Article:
I can now, after decades of reading, watching cheap psychological gimmicks in pop culture action, to realize that the after school special take home might be that if I avoided the milestones, I wouldn’t become a man. In that, my early grok of personal gender figuring out, was as much if not more about not becoming a man, which I feared as much, or more than anyone finding out I was actually a girl. If I became a man, I probably wouldn’t get to be a girl. Luckily In the intervening 30 odd years, I kept reading, watching, learning that indeed anyone can be a girl.
There are lots of examples of the non-girly/non-tomboy as a kid, Trans persons. Renee Richards, Jan Morris, Kate Bornstein, Chaz Bono all tried to live the big path set down in front of birth gender.... A great many of us, I’m sure seemed relatively together in our unwanted gender roles. Maybe we even thrived ( I won a pie eating contest and came in third in arm wrestling in a winter fair one time in high school) in those roles, maybe we even really wanted to thrive in those roles.. .and like I said above I don’t think its fair to anyone to say that I was “born some way or another”...
well, sure but I was also raised working class, single Mom, stepfather, I hung out with kids from all the cliques, but also had my own clique. I went to University in one of the most creative, happening cities in the world, Winnipeg. I was out as Trans for almost 20 years before finally taking the plunge. My story may have some points in common, physically, psychically, psychologically, chemically, but just one of those small aspects of what makes us human doesn’t make me, me, any more than it makes you, you.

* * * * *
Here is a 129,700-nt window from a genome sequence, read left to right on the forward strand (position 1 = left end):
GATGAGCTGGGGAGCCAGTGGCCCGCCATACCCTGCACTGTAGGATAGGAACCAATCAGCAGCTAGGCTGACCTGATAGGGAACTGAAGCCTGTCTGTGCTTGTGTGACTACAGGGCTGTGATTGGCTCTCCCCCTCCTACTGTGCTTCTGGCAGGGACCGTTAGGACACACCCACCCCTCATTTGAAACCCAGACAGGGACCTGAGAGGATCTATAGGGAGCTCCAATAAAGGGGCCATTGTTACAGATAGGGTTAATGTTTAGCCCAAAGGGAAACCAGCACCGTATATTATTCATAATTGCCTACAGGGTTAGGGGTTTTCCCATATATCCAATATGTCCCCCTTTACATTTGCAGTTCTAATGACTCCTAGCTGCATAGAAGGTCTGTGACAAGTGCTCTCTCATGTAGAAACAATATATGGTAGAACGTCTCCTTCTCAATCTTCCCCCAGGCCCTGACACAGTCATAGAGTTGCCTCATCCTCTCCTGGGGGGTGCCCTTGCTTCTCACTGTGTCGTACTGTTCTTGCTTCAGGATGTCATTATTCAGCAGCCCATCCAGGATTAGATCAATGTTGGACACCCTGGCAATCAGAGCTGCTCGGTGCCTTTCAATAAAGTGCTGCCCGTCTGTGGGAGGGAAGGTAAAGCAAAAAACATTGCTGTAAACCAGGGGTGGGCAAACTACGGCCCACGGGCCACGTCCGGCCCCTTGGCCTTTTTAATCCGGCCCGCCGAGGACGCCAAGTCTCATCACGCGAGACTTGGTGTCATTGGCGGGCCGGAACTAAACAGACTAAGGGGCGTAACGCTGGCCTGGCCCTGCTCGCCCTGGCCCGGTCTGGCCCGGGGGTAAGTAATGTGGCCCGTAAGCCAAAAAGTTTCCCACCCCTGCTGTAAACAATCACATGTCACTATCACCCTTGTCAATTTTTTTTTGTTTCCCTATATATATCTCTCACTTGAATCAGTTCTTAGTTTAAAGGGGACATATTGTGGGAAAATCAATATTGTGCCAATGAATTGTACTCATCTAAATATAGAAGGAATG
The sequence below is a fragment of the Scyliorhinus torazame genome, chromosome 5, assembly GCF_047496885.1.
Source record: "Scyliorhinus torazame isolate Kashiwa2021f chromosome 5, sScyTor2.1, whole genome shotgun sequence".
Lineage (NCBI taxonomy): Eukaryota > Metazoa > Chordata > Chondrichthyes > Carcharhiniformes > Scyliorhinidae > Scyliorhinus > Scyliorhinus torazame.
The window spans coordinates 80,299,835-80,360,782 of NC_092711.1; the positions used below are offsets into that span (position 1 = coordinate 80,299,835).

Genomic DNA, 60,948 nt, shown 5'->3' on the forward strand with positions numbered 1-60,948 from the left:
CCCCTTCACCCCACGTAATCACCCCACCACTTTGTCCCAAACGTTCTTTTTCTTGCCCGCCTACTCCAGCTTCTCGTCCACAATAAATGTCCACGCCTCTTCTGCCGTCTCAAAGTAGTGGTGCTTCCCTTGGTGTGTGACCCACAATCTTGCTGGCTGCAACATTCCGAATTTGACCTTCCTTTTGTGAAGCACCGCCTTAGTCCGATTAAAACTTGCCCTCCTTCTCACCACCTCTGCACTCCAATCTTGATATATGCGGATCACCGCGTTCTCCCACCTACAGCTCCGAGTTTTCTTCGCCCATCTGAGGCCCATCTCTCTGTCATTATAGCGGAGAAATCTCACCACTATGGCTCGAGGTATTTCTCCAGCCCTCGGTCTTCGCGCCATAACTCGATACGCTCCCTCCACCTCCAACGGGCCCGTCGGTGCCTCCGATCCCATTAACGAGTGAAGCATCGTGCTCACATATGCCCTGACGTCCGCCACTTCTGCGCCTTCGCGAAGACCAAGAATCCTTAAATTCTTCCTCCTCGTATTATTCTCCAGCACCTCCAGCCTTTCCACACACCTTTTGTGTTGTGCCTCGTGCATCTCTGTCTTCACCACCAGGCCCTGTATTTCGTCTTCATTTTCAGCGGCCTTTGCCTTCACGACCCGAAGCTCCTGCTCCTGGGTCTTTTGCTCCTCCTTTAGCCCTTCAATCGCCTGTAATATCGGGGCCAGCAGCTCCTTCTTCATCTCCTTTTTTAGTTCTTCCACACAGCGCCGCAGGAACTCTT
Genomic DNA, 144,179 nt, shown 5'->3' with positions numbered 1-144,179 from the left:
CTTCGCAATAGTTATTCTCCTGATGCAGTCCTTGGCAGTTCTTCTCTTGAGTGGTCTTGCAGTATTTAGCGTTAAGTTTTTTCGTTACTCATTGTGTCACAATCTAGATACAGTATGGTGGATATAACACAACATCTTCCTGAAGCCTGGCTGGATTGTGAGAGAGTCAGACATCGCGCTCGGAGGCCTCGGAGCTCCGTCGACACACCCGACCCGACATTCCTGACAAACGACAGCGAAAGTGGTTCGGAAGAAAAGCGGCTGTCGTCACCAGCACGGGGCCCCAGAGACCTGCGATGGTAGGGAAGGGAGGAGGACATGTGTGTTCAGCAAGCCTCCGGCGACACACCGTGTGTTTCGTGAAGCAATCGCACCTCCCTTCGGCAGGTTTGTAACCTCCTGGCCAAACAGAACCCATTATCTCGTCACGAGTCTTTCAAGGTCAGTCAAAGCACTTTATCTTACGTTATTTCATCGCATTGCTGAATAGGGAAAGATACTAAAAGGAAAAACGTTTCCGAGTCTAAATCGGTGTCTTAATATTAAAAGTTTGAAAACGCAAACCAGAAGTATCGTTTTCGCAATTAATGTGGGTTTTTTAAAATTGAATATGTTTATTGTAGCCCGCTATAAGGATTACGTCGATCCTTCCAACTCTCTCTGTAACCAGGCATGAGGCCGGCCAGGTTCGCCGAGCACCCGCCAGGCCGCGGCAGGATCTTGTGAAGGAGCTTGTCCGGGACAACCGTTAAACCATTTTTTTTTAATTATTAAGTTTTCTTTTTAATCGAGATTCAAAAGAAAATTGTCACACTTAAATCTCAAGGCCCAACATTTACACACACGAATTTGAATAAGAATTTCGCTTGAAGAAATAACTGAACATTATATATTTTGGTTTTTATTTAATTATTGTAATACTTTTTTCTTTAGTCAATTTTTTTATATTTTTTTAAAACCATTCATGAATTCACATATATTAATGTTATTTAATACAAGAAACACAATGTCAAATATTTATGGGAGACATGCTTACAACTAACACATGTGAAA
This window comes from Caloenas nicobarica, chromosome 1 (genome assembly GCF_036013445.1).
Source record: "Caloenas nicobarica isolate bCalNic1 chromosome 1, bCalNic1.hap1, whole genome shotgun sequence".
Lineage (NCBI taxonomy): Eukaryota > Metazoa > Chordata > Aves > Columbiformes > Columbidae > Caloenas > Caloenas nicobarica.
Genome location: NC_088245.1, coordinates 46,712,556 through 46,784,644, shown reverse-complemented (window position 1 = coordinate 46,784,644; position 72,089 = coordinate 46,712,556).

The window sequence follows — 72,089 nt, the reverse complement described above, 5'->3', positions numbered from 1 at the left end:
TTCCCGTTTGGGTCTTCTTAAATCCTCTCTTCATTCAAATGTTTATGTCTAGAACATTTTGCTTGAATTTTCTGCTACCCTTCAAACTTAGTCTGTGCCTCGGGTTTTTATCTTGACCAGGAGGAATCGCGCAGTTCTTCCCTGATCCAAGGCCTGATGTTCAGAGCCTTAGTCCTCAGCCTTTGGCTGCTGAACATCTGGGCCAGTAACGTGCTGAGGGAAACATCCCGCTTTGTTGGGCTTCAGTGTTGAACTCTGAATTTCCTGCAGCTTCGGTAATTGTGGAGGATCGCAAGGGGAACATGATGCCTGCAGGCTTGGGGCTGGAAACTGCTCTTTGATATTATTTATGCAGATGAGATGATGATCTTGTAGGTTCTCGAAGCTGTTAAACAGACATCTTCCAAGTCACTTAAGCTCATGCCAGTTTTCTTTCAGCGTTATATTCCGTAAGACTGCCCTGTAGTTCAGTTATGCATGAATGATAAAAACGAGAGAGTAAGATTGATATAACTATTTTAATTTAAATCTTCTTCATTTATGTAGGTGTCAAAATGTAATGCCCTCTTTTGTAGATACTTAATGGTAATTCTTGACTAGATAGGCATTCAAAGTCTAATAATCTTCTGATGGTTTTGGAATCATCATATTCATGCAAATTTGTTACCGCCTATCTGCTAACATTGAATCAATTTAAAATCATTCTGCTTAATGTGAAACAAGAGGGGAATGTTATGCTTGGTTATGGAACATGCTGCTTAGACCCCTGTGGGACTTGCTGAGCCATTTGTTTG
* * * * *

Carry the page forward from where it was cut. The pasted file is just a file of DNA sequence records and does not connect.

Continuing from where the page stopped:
It’s very recent, that kids have been able to tell their parents they feel like they feel, boy, girl, someone in between somewhere. In ages past, the option of coming out was usually for adults, but even then.
We are more, all of us than can be dreamed of in any single philosophy, I say, to ruin a quote.
I want to end on the real problem with all the “Why” theories. They matter not a lick. Who gives a crap? No one, who sees being Trans as a positive stage in a life. The why stems very much from a need to explain away a bad thing, a wrong thing. I am not a bad thing, a wrong thing. Nor am I doing or a bad thing. Being Trans is not bad, not wrong. I am who I am, my reasons are mine to mull, to pontificate on, or to ignore. I came up with a tagline for my email back in the early 2000’s that I still use.
“Believe In Who You Are Today, Not Who You Think You Were Yesterday.” - Josie Boyce.